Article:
Low impact trekking wasn't my primary learning objective for the Plymouth State University students accompanying me on a travel study course to the Four Corners region of the U.S. However, as an environmental educator, treading lightly and responsibly is certainly an important message I want to convey to others. The Bioregional Outdoor Education Project staff of the Four Corners Outdoor School, our hosts for the course, helped set the stage at the beginning of our trip. They communicated and modeled a respectful environmental ethic in all our activities, especially with regards to low impact camping in a heavily used corridor along a river in a high desert environment. For instance, we picked up any wayward food scraps from our outdoor feasts so as not to attract ants to the most favorable camping sites for those following us down the San Juan River.
It wasn't until we decided to hike the Devil's Garden Trail in Arches National Park at the end of the trip, that I really became curious about the vulnerability of biological soil crusts- a new concept that surfaced in our trip out West- our river guides mentioned it. However, while in Arches, it's hard to look at your feet and worry about conservation, when there are such spectacular, colorful vistas drawing the eyes upward. It was only on returning home that I finally had time to investigate biological soil crusts in more depth. Fortunately, the Visitor Guide to Arches National Park included an informative article which was a starting point for my research on the topic.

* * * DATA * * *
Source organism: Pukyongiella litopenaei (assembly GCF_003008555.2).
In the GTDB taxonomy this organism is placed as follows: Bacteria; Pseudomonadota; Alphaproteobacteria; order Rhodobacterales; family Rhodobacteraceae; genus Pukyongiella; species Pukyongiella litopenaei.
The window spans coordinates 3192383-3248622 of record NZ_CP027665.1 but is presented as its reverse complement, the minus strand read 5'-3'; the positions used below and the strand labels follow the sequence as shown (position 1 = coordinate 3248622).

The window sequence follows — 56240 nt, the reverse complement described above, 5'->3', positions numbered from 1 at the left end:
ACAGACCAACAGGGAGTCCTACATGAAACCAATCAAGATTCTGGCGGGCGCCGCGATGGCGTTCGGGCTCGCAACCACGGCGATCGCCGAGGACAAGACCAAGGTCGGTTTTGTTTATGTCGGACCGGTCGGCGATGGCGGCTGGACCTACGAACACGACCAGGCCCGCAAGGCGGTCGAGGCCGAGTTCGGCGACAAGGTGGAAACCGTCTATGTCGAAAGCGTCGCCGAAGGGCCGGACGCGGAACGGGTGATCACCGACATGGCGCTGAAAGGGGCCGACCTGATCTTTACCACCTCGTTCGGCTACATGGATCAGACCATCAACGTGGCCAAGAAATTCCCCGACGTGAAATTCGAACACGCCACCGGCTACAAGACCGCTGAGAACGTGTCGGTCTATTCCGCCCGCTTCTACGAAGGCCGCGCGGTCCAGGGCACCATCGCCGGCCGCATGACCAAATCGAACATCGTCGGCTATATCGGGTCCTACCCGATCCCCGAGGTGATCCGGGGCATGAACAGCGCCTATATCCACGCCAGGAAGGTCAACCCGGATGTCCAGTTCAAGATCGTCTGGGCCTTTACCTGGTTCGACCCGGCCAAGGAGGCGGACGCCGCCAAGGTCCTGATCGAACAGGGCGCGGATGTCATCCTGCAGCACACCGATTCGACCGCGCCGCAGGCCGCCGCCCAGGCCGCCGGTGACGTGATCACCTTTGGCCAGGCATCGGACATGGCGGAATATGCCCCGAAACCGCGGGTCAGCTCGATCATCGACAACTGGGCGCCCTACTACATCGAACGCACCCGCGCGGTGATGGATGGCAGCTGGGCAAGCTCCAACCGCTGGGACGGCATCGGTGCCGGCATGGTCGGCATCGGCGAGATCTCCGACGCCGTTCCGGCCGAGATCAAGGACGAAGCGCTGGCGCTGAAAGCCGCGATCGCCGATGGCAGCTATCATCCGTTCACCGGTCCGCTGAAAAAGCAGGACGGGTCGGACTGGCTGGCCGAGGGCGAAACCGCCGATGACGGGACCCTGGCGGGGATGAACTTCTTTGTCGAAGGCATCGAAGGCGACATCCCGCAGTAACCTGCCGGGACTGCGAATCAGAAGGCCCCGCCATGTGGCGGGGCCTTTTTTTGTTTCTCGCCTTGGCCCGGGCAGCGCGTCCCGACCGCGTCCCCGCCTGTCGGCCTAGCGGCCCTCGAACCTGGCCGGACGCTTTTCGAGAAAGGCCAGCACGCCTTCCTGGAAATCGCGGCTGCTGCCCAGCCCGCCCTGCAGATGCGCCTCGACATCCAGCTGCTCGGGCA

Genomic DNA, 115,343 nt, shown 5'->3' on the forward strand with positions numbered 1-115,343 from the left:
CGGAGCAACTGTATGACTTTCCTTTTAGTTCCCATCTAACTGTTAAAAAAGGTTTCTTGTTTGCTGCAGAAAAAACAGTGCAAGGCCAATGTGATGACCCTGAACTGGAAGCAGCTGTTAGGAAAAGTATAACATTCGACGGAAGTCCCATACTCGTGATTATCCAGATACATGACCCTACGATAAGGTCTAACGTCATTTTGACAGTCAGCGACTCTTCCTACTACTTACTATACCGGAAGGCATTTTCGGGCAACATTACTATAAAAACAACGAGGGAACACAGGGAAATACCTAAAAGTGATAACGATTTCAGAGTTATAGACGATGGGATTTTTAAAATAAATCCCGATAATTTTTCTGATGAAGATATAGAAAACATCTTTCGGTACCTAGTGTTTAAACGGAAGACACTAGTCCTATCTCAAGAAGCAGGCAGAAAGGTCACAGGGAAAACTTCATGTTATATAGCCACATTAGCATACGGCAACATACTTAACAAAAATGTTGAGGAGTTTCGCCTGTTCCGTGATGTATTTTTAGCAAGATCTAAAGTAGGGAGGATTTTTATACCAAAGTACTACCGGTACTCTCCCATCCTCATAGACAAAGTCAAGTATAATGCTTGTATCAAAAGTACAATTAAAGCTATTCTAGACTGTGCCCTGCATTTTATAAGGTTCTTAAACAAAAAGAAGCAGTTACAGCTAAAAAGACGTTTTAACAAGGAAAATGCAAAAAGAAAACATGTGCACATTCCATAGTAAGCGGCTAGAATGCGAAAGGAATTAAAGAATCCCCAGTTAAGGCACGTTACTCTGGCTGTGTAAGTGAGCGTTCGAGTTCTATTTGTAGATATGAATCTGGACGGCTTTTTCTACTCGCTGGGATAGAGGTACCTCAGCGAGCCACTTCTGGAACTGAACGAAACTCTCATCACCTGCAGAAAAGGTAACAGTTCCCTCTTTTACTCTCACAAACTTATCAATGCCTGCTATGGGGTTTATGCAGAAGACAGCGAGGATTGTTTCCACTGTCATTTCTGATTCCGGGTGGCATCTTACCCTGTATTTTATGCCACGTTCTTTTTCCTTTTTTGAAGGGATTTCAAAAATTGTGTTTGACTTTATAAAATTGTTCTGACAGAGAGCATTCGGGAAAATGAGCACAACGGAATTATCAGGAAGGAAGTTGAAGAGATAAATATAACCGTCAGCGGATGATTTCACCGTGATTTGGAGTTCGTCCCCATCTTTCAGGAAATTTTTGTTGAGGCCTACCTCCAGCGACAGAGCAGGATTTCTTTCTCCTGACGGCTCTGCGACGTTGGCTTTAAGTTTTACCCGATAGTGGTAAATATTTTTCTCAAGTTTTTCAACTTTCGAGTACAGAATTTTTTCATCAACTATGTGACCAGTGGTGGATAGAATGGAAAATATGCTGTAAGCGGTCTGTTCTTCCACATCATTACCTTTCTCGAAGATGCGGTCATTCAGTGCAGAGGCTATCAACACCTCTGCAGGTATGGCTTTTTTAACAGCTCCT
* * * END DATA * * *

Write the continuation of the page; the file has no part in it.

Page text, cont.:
I was particularly intrigued about the collection of constituents making up the cryptobiotic soil- cyanobacteria, mosses, soil lichens, green algae, microfungi and bacteria (Arches National Park Visitor Guide, Vol.1, No.8, 205, Canyonlands Natural History Association, www.cnha.org, pg 6). Soil crust is estimated to cover almost 75 percent of the Colorado Plateau and is considered to be alive and ecologically important. Cyanobacteria is considered to be the most prevalent and important constituent. "When filaments of cyanobacteria are moistened, they advance through the soil, leaving sheaths of sticky mucilage on their trail. These gluey filaments bind to soil particles and, over time, can create an erosion-resistant surface," (Arches National Park Visitor Guide, Vol.1, No.8, 205, Canyonlands Natural History Association, www.cnha.org, pg 6). This description of cyanobacteria reminded me of slugs leaving a trail of slime. I was intrigued to learn more about this aspect of biology; cyanobacteria had not been part of my earth science education. An inquiring mind requires interdisciplinary research.